Research and Reports in Gynecology and Obstetrics

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Short Article - Research and Reports in Gynecology and Obstetrics (2021) Volume 2, Issue 2

Genital Tuberculosis Masquerading Cervical Carcinoma

John Paul L. de la Cruz

Davao Regional Medical Center

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Abstract

Tuberculosis is a chronic bacterial infection that primarily results in pulmonary disease. Although there are several reported extrapulmonary tuberculosis cases, very few reports have described this disease in the female genital tract. Case: Presented is an unsuspected case of a 42-year-old G2 P2 (2002) who presented with amenorrhea for 2 years duration associated with copious non-foul smelling yellowish vaginal secretions and post-coital vaginal spotting. Speculum examination revealed an abnormal looking cervix which exhibited an irregular friable growth that easily bled on touch. The ectocervix and part of the endocervix were covered with serosanguinous discharge. Bimanual pelvic examination revealed non-tender cervical mass measuring 4x3 centimeters and a normal-sized, anteverted mobile uterus. The adnexa was unremarkable and bilateral fornices were free. On the rectovaginal examination, both parametria were nodular, and rectal mucosa was smooth and freely mobile. Clinically, cervical cancer was suspected.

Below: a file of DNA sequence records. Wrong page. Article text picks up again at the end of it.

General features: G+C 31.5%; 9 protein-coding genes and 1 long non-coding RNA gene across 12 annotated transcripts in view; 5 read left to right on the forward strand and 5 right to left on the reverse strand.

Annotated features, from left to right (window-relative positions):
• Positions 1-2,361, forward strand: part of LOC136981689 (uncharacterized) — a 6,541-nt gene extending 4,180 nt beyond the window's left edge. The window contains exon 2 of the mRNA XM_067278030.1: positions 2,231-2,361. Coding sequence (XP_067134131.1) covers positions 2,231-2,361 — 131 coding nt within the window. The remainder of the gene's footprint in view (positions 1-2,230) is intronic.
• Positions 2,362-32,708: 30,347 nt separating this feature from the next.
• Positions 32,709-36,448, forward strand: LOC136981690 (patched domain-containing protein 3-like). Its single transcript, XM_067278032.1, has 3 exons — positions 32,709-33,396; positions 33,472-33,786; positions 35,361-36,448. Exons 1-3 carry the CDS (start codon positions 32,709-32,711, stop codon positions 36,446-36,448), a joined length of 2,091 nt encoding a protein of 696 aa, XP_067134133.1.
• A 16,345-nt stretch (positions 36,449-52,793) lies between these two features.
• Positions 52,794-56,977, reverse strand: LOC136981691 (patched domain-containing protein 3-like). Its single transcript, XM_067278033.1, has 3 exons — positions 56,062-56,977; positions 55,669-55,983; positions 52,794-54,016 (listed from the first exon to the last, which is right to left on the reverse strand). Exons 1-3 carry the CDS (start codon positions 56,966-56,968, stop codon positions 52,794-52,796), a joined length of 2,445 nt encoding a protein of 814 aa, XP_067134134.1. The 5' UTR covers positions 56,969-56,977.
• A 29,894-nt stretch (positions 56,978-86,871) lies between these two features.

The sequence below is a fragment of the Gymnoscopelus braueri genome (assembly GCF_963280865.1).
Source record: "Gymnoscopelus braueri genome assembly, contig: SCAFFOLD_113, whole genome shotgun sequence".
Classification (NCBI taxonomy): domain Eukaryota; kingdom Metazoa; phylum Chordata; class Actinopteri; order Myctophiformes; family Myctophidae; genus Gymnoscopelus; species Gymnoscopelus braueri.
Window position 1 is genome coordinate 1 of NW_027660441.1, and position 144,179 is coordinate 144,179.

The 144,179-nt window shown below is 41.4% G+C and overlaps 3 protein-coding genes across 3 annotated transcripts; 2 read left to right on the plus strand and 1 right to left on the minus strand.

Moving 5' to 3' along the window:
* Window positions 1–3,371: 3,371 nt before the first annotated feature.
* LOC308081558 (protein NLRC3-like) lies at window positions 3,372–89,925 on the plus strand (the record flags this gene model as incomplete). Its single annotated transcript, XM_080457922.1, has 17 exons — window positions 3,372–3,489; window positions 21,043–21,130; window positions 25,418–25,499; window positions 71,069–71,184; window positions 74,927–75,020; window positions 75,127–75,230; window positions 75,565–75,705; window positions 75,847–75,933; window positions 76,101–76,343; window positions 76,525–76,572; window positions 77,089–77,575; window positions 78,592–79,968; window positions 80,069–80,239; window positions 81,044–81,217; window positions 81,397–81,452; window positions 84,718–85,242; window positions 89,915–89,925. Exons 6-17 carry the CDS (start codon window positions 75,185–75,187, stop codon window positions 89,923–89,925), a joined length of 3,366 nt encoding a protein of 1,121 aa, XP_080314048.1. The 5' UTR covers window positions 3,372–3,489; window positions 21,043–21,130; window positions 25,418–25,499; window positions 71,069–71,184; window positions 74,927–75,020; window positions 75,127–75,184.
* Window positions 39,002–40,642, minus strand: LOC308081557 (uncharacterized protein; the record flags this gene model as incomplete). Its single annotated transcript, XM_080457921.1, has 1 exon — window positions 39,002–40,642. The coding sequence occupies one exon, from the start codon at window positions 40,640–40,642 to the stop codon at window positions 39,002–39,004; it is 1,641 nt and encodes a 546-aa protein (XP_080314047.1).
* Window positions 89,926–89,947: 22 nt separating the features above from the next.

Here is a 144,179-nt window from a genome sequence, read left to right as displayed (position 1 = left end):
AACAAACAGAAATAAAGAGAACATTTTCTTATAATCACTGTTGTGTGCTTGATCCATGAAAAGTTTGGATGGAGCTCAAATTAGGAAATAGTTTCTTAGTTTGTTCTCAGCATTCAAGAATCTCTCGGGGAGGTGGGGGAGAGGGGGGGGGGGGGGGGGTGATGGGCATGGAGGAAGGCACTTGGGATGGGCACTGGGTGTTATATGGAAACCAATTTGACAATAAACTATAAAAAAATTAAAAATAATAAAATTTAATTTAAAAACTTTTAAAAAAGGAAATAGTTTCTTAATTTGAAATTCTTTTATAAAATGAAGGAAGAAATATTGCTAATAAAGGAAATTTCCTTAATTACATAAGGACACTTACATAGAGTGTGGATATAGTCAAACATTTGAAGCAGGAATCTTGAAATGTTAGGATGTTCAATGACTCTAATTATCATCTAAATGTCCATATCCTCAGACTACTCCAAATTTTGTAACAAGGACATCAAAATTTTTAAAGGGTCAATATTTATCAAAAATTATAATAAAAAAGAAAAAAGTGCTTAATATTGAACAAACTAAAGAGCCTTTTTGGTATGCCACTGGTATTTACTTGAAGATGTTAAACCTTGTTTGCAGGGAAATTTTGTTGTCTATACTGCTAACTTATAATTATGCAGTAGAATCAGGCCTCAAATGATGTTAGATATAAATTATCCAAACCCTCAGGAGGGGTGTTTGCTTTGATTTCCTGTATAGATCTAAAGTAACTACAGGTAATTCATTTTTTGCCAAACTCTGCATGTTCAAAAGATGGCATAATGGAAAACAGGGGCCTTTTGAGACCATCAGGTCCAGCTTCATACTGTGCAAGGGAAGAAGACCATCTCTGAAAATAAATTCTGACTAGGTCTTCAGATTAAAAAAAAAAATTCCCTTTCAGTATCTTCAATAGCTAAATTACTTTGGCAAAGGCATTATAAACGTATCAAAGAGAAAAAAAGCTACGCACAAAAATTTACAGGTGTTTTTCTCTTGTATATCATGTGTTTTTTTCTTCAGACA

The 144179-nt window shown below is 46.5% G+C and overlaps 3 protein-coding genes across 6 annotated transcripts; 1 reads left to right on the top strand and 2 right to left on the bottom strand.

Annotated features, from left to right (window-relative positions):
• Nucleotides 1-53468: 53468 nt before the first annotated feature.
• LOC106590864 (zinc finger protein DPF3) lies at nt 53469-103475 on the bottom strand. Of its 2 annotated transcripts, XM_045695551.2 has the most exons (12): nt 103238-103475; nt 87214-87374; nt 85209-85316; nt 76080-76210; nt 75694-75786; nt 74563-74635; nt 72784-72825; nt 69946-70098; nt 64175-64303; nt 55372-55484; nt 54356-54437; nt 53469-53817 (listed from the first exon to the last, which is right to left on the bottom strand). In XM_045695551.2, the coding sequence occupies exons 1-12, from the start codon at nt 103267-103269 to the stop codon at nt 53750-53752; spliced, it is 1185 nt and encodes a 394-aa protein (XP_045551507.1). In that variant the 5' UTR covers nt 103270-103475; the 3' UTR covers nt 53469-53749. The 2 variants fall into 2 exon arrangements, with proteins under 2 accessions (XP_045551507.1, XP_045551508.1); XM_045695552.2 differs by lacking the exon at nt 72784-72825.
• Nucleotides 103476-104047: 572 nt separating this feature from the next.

Tuberculosis is a chronic bacterial infection that primarily results in pulmonary disease. Although there are several reported extrapulmonary tuberculosis cases, very few reports have described this disease in the female genital tract. Case: Presented is an unsuspected case of a 42- year-old G2 P2 (2002) who presented with amenorrhea for 2 years duration associated with copious non-foul smelling yellowish vaginal secretions and post-coital vaginal spotting. Speculum examination revealed an abnormal looking cervix which exhibited an irregular friable growth that easily bled on touch. The ectocervix and part of the endocervix were covered with serosanguinous discharge. Bimanual pelvic examination revealed non-tender cervical mass measuring 4x3 centimeters and a normal-sized, anteverted mobile uterus. The adnexa was unremarkable and bilateral fornices were free. On the rectovaginal examination, both parametria were nodular, and rectal mucosa was smooth and freely mobile. Clinically, cervical cancer was suspected. However, on cervical punch biopsy, histopathologic findings revealed tuberculosis of the cervix. The patient was treated as a case of extrapulmonary TB and was given with Isoniazid 300mg, Rifampicin 450mg, Pyrazinamide 1500mg and Ethambutol 800mg for two months followed by a continuous phase with Isoniazid and Rifampicin for four months. Discussion: Tuberculosis is associated with a significant inflammatory reaction, which may mimic a gynecologic malignancy on physical or diagnostic imaging. Despite the rare incidence, tuberculosis of the cervix should be considered in the differential diagnosis when cervical carcinoma is initially suspected. Tuberculosis (TB) is a major public health problem around the world despite a declining trend in mortality, with effective diagnosis and treatment. An estimated 10.4 million people developed tuberculosis in 2015 and more than half of tuberculosis cases (60%) were observed in the regions of Southeast Asia and the Western Pacific1. About 60 percent of tuberculosis cases and deaths occur in men, but the disease burden is also high in women1. In 2015, nearly 500,000 women died of tuberculosis, and of these, 28% were co-infected with the human immunodeficiency virus (HIV) 1. Genital TB in women is well recognized as an important etiologic factor of infertility in countries with high TB prevalence. Genital tuberculosis is usually secondary to tuberculosis in other sites (mainly the lungs). The spread is usually by the haematogenous or lymphatic route2. Tuberculosis infection of the female genitalia can lead to infertility, dyspareunia, menstrual irregularities, and chronic pelvic inflammatory disease (PID) 3. Drug treatment for female genital TB (FGTB) is similar to the standard treatment regimens used for pulmonary TB. In infertile patients, the rate of conception is not very encouraging after antituberculosis treatment (ATT) 2. Here we review the epidemiology, clinical presentations, recent advances in the diagnosis and treatment of FGTB. Genitourinary TB is a common form of extra pulmonary TB (EPTB) worldwide (27%), with genital TB alone accounting for 9% of all TBEP4 cases. However, the burden of genital TB in women is underestimated because most patients are asymptomatic and usually diagnosed during the assessment of infertility. A study of FGTB in infertile patients in India showed an incidence of 3 to 16 percent5. Higher rates have been reported in tertiary referral hospitals in India, possibly due to referrals from different parts of the country for diagnosis and management of difficult and complicated cases. A study of infertile women registered for in vitro fertilization in northern India reported that the prevalence of genital tuberculosis in patients with tubal infertility was 48.5% 7. A survey conducted by the Indian Council of Medical Research (ICMR) indicated that the prevalence of FGTB in India increased from 19% in 2011 to 30% in 2015. A multicentre study team from ICMR is working on it. Development of a nationally applicable algorithm for the diagnosis and management of FGTB8. The existing literature on the prevalence of genital TB in infertile women and rates of conception. Genital tuberculosis is mainly secondary to pulmonary tuberculosis or to extra pulmonary foci such as the kidneys, meninges, skeletal system and gastrointestinal system. Tuberculosis bacilli infect the genital tract by four routes - haematogenous (with the lungs as the common primary focus), direct downward spread, lymphatic spread, and rarely as a primary infection of the genitals through sexual transmission5. The genitals affected by Mycobacterium tuberculosis (in decreasing order of frequency) are: fallopian tubes (95-100%), uterine endometrium (50-60%), ovaries (20-30%), cervix (5-15 %), uterine myometrium (2.5%) and vagina / vulva (1%) 16. The morphology of genitals infected with tuberculosis varies considerably. The organs appear normal in the early stages. The ampulla region of the fallopian tubes shows the first changes, and the fimbria processes become swollen later. Tuberculosis endometrium is often focal, and pathological changes such as ulceration, caseous necrosis, and haemorrhage are seen in advanced endometrial TB. In later stages, adhesions can occur between the ovaries and adjacent pelvic organs, resulting in an adnexal mass. Intrauterine adhesions, if they occur, can lead to partial obliteration of the uterine cavity. The cervix, vulva and vagina are rarely affected The discovery of tuberculosis bacilli in 1882 and the isolation of the bacilli from urine and sputum samples in 1883 greatly contributed to the diagnosis and management of TB29. Despite the availability of various diagnostic techniques, the diagnostic dilemma still exists, especially for genital TB. Therefore, FGTB requires a thorough systematic clinical examination with a high degree of suspicion and the use of intensive investigations30. The possibility of FGTB should be considered in patients with chronic PID unresponsive to standard antibiotic therapy, unexplained infertility, or in women with an irregular menstrual cycle or postmenopausal bleeding and persistent vaginal discharge (where neoplasms genitals were excluded) 31. Risk factors include contact with a patient with smear-positive pulmonary TB, history of TB infection, residence or recent travel to endemic areas, low socioeconomic background, and people living with HIV and drug addiction 32. There is no single diagnostic test to confirm the diagnosis of FGTB. A high degree of clinical suspicion, an extensive history, systemic examination, a battery of tests to document M. tuberculosis as well as imaging methodologies for characteristic structural changes are essential for diagnosis. Tuberculosis (TB) remains a major public health problem worldwide with 10 million people developing active TB each year and 1.33 million deaths. Most (85%) deaths from tuberculosis occur in developing countries, particularly in Asia (55%) and Africa (30%), with most cases (75%) being in the age group 15-45 years old. Multidrug-resistant (MDR) and extensively drug-resistant (XDR) tuberculosis, with high morbidity and mortality, is a real cause for concern The World Health Organization (WHO) declared tuberculosis a global emergency in 1993 and recommended the Directly Observed Acute Treatment (DOTS) strategy to control the disease globally, by especially in developing countries. India's Revised National Tuberculosis Control Program (RNTCP) integrated the DOTS strategy across India at the end of 2005, diagnosing about 71% of cases and curing over 87% of cases with seven-fold reduction in mortality. Female genital tuberculosis (FGTB) was first reported by Morgagni in 1744 during the autopsy of a young woman who died of tuberculosis peritonitis. The incidence of FGTB, a type of extra pulmonary TB (EPTB) is increasing in young women worldwide. FGTB causes menstrual dysfunction and infertility in women. Early detection and appropriate combined treatment regimens with adequate doses of drugs may reduce damage and future infertility in these women Tuberculosis (TB) has become an alarming health problem around the world. It is a form of bacterial infection caused by Mycobacterium tuberculosis that initially affects the lungs. Tuberculosis can have a devastating impact on the population and usually comes in two forms, pulmonary tuberculosis and extra pulmonary tuberculosis. Genital tuberculosis mainly belongs to the category of extra-pulmonary tuberculosis that affects the female genitalia. It can also affect the surrounding lymph nodes in the pelvis. It can affect women of any age, but women of childbearing age (15- 45 years) are more vulnerable to the disease. According to some research, Mycobacterium tuberculosis is responsible for 90 to 95% of cases of genital tuberculosis. They are contagious in nature and can be passed from person to person by inhaling droplets produced when speaking, coughing and sneezing. They can attack the genital tract through four routes: direct downward spread, lymphatic spread, haematogenous route (mainly the lungs), and primary infection of the genitals during intercourse. The genitals affected by Mycobacterium tuberculosis include the fallopian tube, uterine endometrium, ovaries, cervix, uterine myometrium, and vagina / vulva. According to top Delhi gynaecologists, genital tuberculosis can be asymptomatic in nature. Also, it can be disguised for other gynaecological conditions, especially infertility. Some of the other possible signs and symptoms include: Chronic pelvic pain, Mild fever, Fatigue and weight loss, Abnormal vaginal discharge, Irregular periods Because genital tuberculosis is mainly asymptomatic, it requires systematic clinical examination, a high degree of suspicion, taking history, battery of tests and imaging methodologies for an appropriate diagnosis. This bacterial infection most often affects the lungs, but extra pulmonary tuberculosis can attack other parts of the body, including the lymph nodes or the urinary tract. In countries with high prevalence of tuberculosis, such as parts of Southeast Asia, genital tuberculosis can be an important etiologic factor of infertility.